Tag Archives: richcraft

PHOTOS & UPDATE: The Bradley-Craig Farm, October 2017

Thank you to Mandy Hambly for sharing these beautiful photos of the Bradley-Craig Farm on Hazeldean Road. The sunset photos were taken on October 26, and the photo of the barn reflected in water is from earlier in the month.

Sunset over the Bradley Craig Farm, October 26. Photo by Mandy Hambly.
Sunset over the Bradley Craig Farm, October 26. Photo by Mandy Hambly.

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NOTEBOOK: Clearing begins on CRT lands & Shea Woods

We knew it was inevitable but it was still a shock this weekend to see the trees already coming down along the edge of the Shea Woods.

A strip of cedar trees and brush along the east side of the forest has been cut down, and the field to the east is being cleared and is surrounded by construction fencing.

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COMMENT: Committee should have deferred Maple Grove decision

A shout out to CBC for continuing to focus on Stittsville development issues this week. Here’s an excerpt (in red) from an article by Laura Osman published today, along with my comments.  I’ve added some additional context based on my work with the Fairwinds Community Association.

Bottom line: If councillors and city staff really believe in the importance of public engagement, this case illustrates how far they still have to go to ensure transparency and trust in the development process.


Residents not allowed to weigh in on big subdivision, councillor says
Councillors approve application to build 945 residential units on Maple Grove Road after decade of holdups
by Laura Osman, CBC Ottawa

A large new subdivision in Stittsville has been approved, despite the fact the last public consultation meeting happened more than a decade ago.

As far as I can tell, the last public consultation for this zoning bylaw amendment was in December 2004, when most of the area was still farmland.

The planning committee approved the rezoning for Richcraft to build 945 residential units on Maple Grove Road.

The last update we heard about the project was in December 2013, when a plan of subdivision was submitted for around 800 residential units.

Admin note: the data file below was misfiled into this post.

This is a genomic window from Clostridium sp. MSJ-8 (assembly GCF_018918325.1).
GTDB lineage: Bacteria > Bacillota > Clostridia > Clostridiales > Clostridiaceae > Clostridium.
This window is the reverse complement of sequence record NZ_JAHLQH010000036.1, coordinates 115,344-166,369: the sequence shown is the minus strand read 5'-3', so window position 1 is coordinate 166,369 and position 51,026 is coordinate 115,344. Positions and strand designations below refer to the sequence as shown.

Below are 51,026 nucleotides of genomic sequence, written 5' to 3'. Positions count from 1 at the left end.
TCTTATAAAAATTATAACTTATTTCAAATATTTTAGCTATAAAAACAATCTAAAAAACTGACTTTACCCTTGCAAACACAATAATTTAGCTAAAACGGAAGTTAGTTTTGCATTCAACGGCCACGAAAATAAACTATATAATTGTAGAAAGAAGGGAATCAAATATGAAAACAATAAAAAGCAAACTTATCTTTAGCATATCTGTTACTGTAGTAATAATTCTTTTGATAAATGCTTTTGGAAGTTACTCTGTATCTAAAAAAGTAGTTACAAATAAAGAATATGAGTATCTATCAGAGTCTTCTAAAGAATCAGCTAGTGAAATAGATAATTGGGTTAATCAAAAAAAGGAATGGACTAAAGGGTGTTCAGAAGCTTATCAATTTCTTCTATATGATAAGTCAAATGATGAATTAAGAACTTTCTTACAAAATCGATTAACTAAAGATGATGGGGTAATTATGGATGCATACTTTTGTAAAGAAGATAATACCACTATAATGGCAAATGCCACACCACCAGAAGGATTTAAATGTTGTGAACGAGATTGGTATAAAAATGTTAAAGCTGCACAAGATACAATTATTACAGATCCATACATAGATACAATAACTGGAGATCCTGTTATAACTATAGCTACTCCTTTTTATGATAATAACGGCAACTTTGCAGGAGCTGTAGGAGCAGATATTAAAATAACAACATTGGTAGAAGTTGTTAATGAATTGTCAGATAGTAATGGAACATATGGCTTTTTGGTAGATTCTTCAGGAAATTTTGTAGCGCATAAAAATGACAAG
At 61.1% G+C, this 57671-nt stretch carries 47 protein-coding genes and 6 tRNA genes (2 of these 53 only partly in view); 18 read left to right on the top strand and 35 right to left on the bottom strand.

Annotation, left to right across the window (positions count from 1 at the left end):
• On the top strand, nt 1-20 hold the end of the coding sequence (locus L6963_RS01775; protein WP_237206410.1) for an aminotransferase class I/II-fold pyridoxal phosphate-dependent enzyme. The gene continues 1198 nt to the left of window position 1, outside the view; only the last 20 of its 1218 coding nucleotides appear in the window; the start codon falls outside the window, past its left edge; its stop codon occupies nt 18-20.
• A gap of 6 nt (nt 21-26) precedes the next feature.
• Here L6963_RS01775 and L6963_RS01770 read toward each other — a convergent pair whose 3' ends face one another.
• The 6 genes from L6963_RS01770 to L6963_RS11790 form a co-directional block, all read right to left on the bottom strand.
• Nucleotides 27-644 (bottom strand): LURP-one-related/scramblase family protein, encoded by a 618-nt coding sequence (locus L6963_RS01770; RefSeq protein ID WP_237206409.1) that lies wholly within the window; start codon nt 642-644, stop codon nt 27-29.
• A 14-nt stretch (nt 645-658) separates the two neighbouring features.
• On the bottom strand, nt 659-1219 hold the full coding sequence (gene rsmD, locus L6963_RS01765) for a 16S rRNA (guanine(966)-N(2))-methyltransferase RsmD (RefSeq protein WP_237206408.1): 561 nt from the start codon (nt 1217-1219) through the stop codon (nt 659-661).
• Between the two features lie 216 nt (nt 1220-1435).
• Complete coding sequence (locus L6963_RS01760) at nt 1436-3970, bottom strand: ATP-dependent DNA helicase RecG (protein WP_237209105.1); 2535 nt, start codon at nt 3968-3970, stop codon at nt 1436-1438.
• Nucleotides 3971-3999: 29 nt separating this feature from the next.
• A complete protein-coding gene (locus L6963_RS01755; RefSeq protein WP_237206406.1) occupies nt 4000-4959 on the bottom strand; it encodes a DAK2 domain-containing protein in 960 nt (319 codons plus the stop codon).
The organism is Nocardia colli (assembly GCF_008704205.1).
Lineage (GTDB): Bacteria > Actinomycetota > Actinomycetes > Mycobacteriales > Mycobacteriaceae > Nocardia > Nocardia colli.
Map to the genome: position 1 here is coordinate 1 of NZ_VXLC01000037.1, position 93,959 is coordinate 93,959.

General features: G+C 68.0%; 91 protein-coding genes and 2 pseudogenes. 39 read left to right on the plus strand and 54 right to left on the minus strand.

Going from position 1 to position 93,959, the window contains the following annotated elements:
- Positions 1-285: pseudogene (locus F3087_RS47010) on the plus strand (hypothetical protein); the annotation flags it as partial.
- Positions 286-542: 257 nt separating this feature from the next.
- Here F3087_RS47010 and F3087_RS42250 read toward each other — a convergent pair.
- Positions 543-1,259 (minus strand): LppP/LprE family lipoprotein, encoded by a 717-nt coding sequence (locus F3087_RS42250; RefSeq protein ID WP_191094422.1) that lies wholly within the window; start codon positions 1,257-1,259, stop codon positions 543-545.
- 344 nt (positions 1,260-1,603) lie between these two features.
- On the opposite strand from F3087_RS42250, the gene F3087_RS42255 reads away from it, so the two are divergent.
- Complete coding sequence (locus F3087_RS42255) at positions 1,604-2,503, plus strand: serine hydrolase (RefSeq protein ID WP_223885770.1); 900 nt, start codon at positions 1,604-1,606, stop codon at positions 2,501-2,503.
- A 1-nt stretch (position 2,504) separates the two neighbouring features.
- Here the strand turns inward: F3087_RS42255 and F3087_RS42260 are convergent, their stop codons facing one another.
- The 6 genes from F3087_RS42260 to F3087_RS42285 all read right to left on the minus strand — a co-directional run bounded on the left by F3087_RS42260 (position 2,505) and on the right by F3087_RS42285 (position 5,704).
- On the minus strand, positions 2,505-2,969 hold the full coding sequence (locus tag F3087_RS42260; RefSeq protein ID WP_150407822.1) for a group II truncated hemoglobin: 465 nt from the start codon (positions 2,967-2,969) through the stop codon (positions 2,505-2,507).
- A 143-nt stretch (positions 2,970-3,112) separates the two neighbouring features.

The development has been in the works since early 2004 but was held up by an appeal to the Ontario Municipal Board. Richcraft then filed an appeal against the city because it’s taken so long for the city to make a decision.

Coun. Shad Qadri asked the committee to hold off on the decision on behalf of the neighbouring Fairwinds community, which didn’t exist when the initial public consultations were done.

“The area now didn’t really have the opportunity to put their comments in,” Qadri said, adding that planning documents were also not posted online.

Qadri lost the vote seven to one.

Usually when there’s a zoning bylaw amendment in front of Planning Committee, it’s easy to search the city’s web site to find background documents like planning rationale, transportation plans, environmental studies, etc.  We couldn’t find anything on the city’s DevApp web site, or on the councillor’s web site, or even on alternate sources like ottwatch.ca.

The Fairwinds Community Association asked Councillor Qadri to put forward a motion to defer a decision on the file until next month’s planning committee, to at least give residents time to access and review the documents.

Planning committee chair Jan Harder said the public had the opportunity to be heard at Tuesday’s meeting.

The committee received two written statements responding to the report that was tabled last week.

They would have received more than two written statements if there was a more proactive effort to alert residents about it. I stumbled upon it last week when I was reading the agenda. I doubt that many of my neighbours make a routine of reading the weekly agenda updates!  Besides that, how can we provide proper comments without the full information to work from?

(I would have loved to attend today’s meeting, but work commitments kept me from taking the morning off work to trek downtown.)

If the committee held off on making a decision, the developer would simply withdraw the zoning application and go through the OMB instead, Harder said.

“And then we’ll have a made-in-Toronto decision that may not be that great,” said Coun. Rick Chiarreli.

Chiarelli didn’t want the decision to be made by the OMB because there’s no way to appeal it, he said.

The developer has been working toward this subdivision for 13 years, and the city should not be holding up the process any longer, he added, comparing the application to a criminal trial. Serious charges would be dismissed after such a long period without a decision, he said.